Financial Ombudsman Service  

Fos warns of lack of empathy for vulnerable clients

Fos warns of lack of empathy for vulnerable clients

The Financial Ombudsman Service has warned financial services firms must improve their treatment of vulnerable customers, after experiencing a "lack of empathy" from debt collectors.

In its newsletter published today (February 5), the body said it had come across aggressive customer service tactics, disputes about the debt size, breaches of confidentiality and a failure to carry out instructions.

Caroline Wayman, chief ombudsman and chief executive of the Financial Ombudsman Service, said: "In the past three years we have investigated thousands of complaints from consumers about debt collection companies.

"We have seen cases where a lack of empathy or flexibility from businesses can create more problems for people who are struggling, and who may be in vulnerable circumstances."

The Fos received 3,300 enquiries about debt collection and had taken on 1,000 new complaints for investigation in 2018.

Of the complaints resolved by the ombudsman service last year, one in five were about whether the consumer was being asked for the right amount of money and 13 per cent addressed customer service issues, including being contacted excessively by debt collection companies.  

Another 13 per cent involved a consumer claiming the debt being chased did not belong to them.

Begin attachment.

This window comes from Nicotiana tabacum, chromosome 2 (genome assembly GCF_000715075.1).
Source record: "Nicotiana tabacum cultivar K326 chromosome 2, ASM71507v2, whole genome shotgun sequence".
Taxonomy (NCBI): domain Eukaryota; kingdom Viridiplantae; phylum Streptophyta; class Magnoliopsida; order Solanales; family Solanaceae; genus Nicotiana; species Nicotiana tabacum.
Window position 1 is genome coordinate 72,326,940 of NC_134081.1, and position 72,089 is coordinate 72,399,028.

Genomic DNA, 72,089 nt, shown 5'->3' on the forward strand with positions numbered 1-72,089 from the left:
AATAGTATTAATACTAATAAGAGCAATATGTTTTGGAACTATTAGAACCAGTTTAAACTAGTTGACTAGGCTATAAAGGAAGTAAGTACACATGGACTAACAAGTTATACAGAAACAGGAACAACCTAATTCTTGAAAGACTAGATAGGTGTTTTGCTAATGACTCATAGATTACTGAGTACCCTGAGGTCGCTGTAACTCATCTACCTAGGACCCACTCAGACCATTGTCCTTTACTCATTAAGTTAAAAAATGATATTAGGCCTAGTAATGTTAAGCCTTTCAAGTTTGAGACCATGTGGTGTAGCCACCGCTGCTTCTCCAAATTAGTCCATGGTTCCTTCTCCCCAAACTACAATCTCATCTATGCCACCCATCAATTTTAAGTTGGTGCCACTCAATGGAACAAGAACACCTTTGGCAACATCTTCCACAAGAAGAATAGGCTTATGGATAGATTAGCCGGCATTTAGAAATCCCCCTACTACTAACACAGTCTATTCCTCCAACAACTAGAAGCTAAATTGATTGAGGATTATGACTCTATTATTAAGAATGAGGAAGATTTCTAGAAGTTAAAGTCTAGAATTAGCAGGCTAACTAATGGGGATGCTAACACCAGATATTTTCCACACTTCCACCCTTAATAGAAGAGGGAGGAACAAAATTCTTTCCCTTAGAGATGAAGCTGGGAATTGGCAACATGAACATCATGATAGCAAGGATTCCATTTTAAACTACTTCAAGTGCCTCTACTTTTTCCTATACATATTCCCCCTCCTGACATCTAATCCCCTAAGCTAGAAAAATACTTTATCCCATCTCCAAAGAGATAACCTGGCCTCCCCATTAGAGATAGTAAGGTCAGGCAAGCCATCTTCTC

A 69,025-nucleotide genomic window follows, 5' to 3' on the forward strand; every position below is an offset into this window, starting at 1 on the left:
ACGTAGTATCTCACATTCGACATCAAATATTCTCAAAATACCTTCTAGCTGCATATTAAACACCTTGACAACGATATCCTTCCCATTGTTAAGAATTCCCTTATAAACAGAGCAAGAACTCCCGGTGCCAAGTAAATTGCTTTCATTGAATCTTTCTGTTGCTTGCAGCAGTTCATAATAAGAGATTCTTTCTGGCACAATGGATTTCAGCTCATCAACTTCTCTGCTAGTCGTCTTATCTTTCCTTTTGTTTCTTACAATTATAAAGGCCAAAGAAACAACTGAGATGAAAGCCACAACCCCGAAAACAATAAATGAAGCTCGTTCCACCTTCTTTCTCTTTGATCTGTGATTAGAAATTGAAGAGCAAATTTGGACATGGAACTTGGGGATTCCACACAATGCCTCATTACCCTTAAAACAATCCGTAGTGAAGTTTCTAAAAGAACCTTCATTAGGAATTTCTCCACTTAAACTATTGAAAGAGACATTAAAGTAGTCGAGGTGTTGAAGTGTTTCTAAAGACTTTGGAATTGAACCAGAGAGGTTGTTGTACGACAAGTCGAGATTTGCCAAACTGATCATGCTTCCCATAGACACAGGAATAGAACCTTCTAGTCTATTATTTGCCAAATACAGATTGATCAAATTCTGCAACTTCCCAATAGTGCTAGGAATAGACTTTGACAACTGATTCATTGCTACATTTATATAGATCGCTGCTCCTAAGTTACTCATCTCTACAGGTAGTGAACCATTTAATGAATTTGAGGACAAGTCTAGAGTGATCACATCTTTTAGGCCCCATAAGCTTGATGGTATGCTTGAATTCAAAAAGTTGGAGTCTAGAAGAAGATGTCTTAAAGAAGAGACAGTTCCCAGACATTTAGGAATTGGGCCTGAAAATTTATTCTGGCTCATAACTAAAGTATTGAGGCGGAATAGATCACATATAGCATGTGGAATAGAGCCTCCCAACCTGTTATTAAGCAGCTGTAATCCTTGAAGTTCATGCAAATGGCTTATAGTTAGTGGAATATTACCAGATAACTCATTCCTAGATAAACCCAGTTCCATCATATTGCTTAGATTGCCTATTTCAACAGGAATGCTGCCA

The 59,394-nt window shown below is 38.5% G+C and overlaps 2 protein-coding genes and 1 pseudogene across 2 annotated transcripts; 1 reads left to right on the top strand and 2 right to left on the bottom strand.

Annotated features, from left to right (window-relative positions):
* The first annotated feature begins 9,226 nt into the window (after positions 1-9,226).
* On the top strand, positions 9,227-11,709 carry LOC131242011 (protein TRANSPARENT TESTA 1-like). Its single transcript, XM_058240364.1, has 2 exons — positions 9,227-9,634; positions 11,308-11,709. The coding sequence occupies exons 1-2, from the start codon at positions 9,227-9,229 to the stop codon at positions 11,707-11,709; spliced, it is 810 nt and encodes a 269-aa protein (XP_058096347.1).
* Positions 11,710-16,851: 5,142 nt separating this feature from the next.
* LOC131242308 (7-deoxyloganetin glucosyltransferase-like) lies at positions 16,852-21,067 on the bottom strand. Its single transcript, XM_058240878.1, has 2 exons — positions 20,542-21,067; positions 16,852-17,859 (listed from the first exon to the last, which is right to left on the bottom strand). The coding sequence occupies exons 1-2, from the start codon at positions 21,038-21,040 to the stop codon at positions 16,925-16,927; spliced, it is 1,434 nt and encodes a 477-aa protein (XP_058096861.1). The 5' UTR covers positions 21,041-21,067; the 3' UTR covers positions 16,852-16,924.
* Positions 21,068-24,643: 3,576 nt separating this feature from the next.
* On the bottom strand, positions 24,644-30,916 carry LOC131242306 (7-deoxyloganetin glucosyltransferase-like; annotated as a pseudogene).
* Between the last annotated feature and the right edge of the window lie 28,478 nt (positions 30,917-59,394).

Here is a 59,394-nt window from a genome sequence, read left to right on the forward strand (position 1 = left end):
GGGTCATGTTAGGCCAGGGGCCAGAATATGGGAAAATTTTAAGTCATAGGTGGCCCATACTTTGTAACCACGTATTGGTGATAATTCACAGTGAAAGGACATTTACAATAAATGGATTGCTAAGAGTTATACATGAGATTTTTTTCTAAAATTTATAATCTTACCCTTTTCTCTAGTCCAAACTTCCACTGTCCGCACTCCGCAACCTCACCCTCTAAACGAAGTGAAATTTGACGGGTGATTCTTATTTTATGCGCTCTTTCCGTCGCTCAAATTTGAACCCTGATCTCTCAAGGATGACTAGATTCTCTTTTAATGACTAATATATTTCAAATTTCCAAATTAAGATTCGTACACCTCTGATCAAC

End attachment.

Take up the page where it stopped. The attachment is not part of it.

But Ms Wayman said the ombudsman had also identified examples of good practice in debt collection companies.

These included most businesses offering flexibility on the amount of money they were prepared to accept, with the debt generally being written off if it became clear the consumer would never be in a position to repay the amount.

The ombudsman found the majority of businesses had references to debt charities in their correspondence with consumers, although it noted this was sometimes in small print at the bottom of the letter.  

Adam Burgess, senior creditor liaison policy officer at Citizens Advice, said: "Money advisers are aware that how debts are collected plays a huge part in how people manage to cope with them.

"The way organisations chase debt can push people further into debt and turn small amounts of arrears into large, unmanageable debts."

Mr Burgess said: “Over the past decade the sector has made significant improvements in assessing affordability, identifying people in vulnerable circumstances, working with the advice sector and communicating with their customers.

"There is no doubt that improved regulation from the FCA has played an important part in this. Yet, the industry should be given credit where it is due."

In contrast, Mr Burgess said, the debt collection practices of local and central government and some essential service providers had "fallen behind considerably".

Mr Burgess said of the issues Citizens Advice helped consumers with last year, household debt issues were almost twice as likely to be related to the way debts were collected than consumer credit debt issues.

He said: "As an example, the reliance of local government on bailiffs is a common problem which has knock-on effects.

"Using bailiffs can quickly increase a debt and make agreeing a sustainable payment plan more difficult.